In today’s 10 entries to the 24 Hours of LeMons Torture Test, we’ll cross the halfway point of the 74 cars, a welcome relief after seeing a lot of janky heaps in the list’s first half. We’ll see the first of the Big Three’s compact nameplates and a couple of super sporty cars that many would have expected to land much higher on the list. What the heck am I talking about? Follow the jump for the next 10.
Introduction, Honorable Mentions, and Entries #74-71
40. GM J-Body – DOMINATION Factor: 1.006 (2010 Rank: N/A)
GM’s compact has never really matched their compact segment rivals from Ford and Chrysler in crapcan racing. While several teams have shown that the type has plenty of power and capability to compete with most fields on pace, but General Motors’ common reliability pitfalls extend to the Cavalier and its platform-mates. For those reasons, perhaps, the Cavalier has never been as popular in LeMons as the Neon or the Escort, although it remains popular with the Juggalo population of the Midwest.
39. Volkswagen Mk. 1 Rabbit/Jetta/Golf/Scirocco – DOMINATION Factor: 1.006 (2010 Rank: 19/38, included all liquid-cooled VW)
Early water-cooled VWs represent one of those few cars types that can fall into any of the three LeMons classes based on the car’s and team’s level of awfulness. The cute little liquid-cooled machines can hold their own with the right driver and they have a dedicated following. The best MK. 1s come close to winning. The worst sound like my childhood friend’s dog Sparky after he had gotten into a can of beans, though the VW of that caliber is likely slower.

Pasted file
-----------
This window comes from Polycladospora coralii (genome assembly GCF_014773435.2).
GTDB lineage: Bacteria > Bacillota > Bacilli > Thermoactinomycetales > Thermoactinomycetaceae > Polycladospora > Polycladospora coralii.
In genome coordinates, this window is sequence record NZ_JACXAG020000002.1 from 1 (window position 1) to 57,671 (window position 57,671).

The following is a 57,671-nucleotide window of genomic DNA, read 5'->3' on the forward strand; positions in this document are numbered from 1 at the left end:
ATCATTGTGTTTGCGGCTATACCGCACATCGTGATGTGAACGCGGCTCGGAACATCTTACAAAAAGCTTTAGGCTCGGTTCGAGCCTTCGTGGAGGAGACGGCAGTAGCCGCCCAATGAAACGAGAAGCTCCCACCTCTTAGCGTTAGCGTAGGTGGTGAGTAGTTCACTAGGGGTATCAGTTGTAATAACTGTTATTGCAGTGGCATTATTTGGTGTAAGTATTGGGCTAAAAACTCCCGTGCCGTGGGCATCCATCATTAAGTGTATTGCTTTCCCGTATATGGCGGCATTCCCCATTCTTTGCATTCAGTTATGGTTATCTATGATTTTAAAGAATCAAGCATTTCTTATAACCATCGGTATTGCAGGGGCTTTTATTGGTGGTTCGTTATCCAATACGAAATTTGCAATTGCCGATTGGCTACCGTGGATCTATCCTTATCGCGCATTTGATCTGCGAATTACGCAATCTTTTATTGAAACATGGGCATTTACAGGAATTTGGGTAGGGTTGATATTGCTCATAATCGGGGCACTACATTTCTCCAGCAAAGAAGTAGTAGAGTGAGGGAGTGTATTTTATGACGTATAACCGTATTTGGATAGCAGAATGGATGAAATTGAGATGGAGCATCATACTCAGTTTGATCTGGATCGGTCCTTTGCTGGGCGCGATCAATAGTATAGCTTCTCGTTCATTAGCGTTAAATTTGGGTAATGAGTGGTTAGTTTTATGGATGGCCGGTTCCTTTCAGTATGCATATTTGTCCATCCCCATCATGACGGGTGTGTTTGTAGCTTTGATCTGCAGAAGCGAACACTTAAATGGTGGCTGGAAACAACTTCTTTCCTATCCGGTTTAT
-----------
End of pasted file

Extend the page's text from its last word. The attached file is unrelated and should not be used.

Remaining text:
38. Mitsubishi (Non-Eclipse, Non-3000GT) – DOMINATION Factor: 1.009 (2010 Rank: 34/38, included all Mitsubishi)
Let this be a lesson to the Mitsubishi enthusiasts in the world, wherever and whoever they might be: If you want to compete with a Mitsubishi in LeMons, you’re best off trying to run the most appliance-like Mitsu possible. The Mid-Drive Crisis Mirage has been the best Mitusbishi of all time with a pile of wins in both LeMons and ChumpCar World Series and Galants have also fared pretty well. For a wholly unremarkable and generally forgettable brand, that’s pretty solid performance.
37. Mercedes 300 – DOMINATION Factor: 1.016 (2010 Rank: 10/38, included all Mercedes)
For a car type that includes a fair number of glacially slow diesels, finishing in the exact middle of this list is high praise. The high-quality from the German luxury builder makes gas-powered 300s reliable runners. The real money, however (Just kidding; there’s no money in racing), is found with a diesel 300 to chase down a Class C victory. The diesel Mercs accelerate like Panzers, but they’re also built like them.
36. Toyota MR2 – DOMINATION Factor: 1.017 (2010 Rank: 20/38)
Toyota’s 4AGE engine was groundbreaking for its stratospheric redline and good-for-the-time power output, but for some reason, the motor has been nothing but trouble in first-generation MR2 LeMons cars. When they’re not overheating, the team’s drivers are spinning out in the mid-engined sportscar. If the 4AGE doesn’t spin your crankshaft, later-model Camry engines (both four-cylinder and V6) are popular swaps. Or you could go full-crazy and drop in a World War II-era radial engine, though reliability and mileage drop a tad.